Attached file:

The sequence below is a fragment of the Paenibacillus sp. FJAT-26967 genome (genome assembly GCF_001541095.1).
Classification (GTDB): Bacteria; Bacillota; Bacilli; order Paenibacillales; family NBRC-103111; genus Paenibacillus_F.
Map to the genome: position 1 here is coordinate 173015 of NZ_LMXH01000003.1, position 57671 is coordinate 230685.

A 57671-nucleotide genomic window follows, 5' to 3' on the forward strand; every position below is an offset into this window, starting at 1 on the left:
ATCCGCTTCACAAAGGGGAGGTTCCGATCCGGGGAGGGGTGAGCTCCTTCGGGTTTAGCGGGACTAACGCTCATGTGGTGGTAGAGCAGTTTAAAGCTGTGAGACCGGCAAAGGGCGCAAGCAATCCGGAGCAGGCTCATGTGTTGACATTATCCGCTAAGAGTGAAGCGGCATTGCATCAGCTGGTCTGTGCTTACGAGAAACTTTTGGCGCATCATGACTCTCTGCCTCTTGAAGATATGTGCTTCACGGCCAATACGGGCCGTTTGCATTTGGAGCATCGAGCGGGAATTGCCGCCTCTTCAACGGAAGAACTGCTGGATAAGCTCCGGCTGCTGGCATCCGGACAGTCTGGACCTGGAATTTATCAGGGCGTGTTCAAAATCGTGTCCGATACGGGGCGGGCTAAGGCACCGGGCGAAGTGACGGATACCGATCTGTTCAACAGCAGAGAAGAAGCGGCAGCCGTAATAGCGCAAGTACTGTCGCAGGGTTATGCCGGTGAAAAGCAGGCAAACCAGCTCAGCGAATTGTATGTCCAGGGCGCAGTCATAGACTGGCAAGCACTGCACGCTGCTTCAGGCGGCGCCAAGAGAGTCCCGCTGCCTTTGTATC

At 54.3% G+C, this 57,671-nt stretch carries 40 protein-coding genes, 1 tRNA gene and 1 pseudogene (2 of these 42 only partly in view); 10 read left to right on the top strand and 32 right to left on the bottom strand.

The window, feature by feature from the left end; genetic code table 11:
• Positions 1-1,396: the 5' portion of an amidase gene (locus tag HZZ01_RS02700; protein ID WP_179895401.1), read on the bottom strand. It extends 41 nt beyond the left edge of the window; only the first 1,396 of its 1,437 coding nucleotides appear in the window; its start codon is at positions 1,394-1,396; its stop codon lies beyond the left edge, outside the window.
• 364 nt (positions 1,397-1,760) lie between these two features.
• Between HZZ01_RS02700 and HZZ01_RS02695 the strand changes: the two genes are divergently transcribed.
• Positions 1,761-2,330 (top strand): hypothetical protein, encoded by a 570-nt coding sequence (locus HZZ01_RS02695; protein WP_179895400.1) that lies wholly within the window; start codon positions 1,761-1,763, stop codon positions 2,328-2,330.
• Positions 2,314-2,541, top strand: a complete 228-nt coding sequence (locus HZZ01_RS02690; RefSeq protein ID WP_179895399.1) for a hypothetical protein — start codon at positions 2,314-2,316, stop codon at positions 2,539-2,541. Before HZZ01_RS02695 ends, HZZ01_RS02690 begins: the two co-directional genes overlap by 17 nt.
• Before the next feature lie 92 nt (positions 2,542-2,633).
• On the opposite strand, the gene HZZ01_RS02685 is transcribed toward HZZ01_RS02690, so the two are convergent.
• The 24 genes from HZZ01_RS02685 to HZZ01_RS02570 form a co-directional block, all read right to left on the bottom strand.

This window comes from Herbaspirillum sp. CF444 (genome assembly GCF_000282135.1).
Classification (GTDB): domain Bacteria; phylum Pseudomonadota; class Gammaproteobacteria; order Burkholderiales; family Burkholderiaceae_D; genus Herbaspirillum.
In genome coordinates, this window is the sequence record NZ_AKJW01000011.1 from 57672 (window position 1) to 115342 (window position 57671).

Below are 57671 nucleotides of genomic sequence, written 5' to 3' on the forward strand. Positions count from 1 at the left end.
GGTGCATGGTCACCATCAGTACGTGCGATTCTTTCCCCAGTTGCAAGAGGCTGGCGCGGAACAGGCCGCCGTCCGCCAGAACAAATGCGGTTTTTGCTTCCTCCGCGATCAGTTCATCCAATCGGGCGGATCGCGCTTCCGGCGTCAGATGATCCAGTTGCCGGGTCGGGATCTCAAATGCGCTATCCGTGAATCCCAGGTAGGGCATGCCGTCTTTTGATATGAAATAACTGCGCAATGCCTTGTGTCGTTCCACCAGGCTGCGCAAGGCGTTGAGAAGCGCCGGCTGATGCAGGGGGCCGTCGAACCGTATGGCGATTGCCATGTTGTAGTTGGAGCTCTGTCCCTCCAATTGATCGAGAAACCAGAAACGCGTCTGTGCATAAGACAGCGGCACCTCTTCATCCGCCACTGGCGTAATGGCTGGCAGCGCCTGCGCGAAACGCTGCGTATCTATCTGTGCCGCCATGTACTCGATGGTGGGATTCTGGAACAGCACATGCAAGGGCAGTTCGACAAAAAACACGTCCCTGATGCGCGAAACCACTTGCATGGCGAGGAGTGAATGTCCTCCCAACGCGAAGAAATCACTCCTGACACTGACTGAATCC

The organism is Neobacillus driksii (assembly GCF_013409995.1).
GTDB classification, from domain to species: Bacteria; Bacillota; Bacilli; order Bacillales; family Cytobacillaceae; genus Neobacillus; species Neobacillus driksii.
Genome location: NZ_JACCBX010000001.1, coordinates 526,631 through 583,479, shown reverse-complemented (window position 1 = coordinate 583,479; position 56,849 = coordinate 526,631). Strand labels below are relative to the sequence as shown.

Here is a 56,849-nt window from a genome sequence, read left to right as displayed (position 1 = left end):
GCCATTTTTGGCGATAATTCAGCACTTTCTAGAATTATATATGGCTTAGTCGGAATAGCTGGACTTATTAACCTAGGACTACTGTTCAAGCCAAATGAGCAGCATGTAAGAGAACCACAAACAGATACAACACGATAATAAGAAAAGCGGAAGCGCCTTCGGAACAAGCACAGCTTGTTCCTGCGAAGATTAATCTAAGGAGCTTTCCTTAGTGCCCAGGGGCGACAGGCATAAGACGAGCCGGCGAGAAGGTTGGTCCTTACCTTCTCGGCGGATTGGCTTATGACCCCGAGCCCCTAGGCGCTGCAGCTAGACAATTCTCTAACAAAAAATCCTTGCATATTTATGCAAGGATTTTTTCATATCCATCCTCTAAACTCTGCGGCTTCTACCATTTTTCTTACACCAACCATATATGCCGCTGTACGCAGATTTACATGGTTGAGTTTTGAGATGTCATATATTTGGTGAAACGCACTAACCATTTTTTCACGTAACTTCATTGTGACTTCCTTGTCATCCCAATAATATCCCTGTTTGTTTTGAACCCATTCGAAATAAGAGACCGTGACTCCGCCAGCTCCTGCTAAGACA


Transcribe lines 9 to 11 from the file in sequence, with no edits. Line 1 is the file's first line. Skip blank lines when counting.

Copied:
• 364 nt (positions 1,397-1,760) lie between these two features.
• Between HZZ01_RS02700 and HZZ01_RS02695 the strand changes: the two genes are divergently transcribed.
• Positions 1,761-2,330 (top strand): hypothetical protein, encoded by a 570-nt coding sequence (locus HZZ01_RS02695; protein WP_179895400.1) that lies wholly within the window; start codon positions 1,761-1,763, stop codon positions 2,328-2,330.